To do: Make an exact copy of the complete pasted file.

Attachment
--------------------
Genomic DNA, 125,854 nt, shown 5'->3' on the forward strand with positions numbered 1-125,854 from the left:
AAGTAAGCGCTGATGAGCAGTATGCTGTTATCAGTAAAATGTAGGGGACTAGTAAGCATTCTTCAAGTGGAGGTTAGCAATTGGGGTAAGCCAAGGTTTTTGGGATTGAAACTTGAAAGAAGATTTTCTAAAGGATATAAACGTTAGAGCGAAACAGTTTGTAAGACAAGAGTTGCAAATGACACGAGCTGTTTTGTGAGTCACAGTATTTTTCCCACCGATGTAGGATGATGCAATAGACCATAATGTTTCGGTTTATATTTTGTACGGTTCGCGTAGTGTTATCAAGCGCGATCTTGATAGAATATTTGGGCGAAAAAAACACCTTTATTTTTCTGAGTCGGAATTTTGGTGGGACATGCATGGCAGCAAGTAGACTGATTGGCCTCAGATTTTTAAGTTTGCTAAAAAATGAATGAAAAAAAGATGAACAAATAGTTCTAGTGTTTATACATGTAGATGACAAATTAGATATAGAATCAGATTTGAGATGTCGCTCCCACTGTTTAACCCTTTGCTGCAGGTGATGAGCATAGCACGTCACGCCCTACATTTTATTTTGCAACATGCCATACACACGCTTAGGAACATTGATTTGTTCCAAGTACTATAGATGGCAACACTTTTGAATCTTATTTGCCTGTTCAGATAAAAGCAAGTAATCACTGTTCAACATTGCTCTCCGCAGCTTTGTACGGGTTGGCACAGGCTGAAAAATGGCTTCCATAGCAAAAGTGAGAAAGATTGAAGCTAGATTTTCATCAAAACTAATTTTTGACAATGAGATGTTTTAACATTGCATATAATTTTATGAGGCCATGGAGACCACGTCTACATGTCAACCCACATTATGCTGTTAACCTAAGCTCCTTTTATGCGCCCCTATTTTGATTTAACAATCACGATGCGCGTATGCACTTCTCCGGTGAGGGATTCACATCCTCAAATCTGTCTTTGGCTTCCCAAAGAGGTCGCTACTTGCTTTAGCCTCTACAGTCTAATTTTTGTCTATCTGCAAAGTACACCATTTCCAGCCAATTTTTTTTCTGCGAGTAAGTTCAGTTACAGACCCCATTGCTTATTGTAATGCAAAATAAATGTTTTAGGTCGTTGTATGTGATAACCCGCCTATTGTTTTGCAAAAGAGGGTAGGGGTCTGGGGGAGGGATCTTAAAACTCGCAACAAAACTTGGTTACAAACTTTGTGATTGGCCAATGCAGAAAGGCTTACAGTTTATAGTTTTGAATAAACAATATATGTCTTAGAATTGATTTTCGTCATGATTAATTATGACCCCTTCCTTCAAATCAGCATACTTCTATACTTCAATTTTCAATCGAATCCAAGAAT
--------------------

Genomic DNA, 125,854 nt, shown 5'->3' on the forward strand with positions numbered 1-125,854 from the left:
AAGTAAGCGCTGATGAGCAGTATGCTGTTATCAGTAAAATGTAGGGGACTAGTAAGCATTCTTCAAGTGGAGGTTAGCAATTGGGGTAAGCCAAGGTTTTTGGGATTGAAACTTGAAAGAAGATTTTCTAAAGGATATAAACGTTAGAGCGAAACAGTTTGTAAGACAAGAGTTGCAAATGACACGAGCTGTTTTGTGAGTCACAGTATTTTTCCCACCGATGTAGGATGATGCAATAGACCATAATGTTTCGGTTTATATTTTGTACGGTTCGCGTAGTGTTATCAAGCGCGATCTTGATAGAATATTTGGGCGAAAAAAACACCTTTATTTTTCTGAGTCGGAATTTTGGTGGGACATGCATGGCAGCAAGTAGACTGATTGGCCTCAGATTTTTAAGTTTGCTAAAAAATGAATGAAAAAAAGATGAACAAATAGTTCTAGTGTTTATACATGTAGATGACAAATTAGATATAGAATCAGATTTGAGATGTCGCTCCCACTGTTTAACCCTTTGCTGCAGGTGATGAGCATAGCACGTCACGCCCTACATTTTATTTTGCAACATGCCATACACACGCTTAGGAACATTGATTTGTTCCAAGTACTATAGATGGCAACACTTTTGAATCTTATTTGCCTGTTCAGATAAAAGCAAGTAATCACTGTTCAACATTGCTCTCCGCAGCTTTGTACGGGTTGGCACAGGCTGAAAAATGGCTTCCATAGCAAAAGTGAGAAAGATTGAAGCTAGATTTTCATCAAAACTAATTTTTGACAATGAGATGTTTTAACATTGCATATAATTTTATGAGGCCATGGAGACCACGTCTACATGTCAACCCACATTATGCTGTTAACCTAAGCTCCTTTTATGCGCCCCTATTTTGATTTAACAATCACGATGCGCGTATGCACTTCTCCGGTGAGGGATTCACATCCTCAAATCTGTCTTTGGCTTCCCAAAGAGGTCGCTACTTGCTTTAGCCTCTACAGTCTAATTTTTGTCTATCTGCAAAGTACACCATTTCCAGCCAATTTTTTTTCTGCGAGTAAGTTCAGTTACAGACCCCATTGCTTATTGTAATGCAAAATAAATGTTTTAGGTCGTTGTATGTGATAACCCGCCTATTGTTTTGCAAAAGAGGGTAGGGGTCTGGGGGAGGGATCTTAAAACTCGCAACAAAACTTGGTTACAAACTTTGTGATTGGCCAATGCAGAAAGGCTTACAGTTTATAGTTTTGAATAAACAATATATGTCTTAGAATTGATTTTCGTCATGATTAATTATGACCCCTTCCTTCAAATCAGCATACTTCTATACTTCAATTTTCAATCGAATCCAAGAAT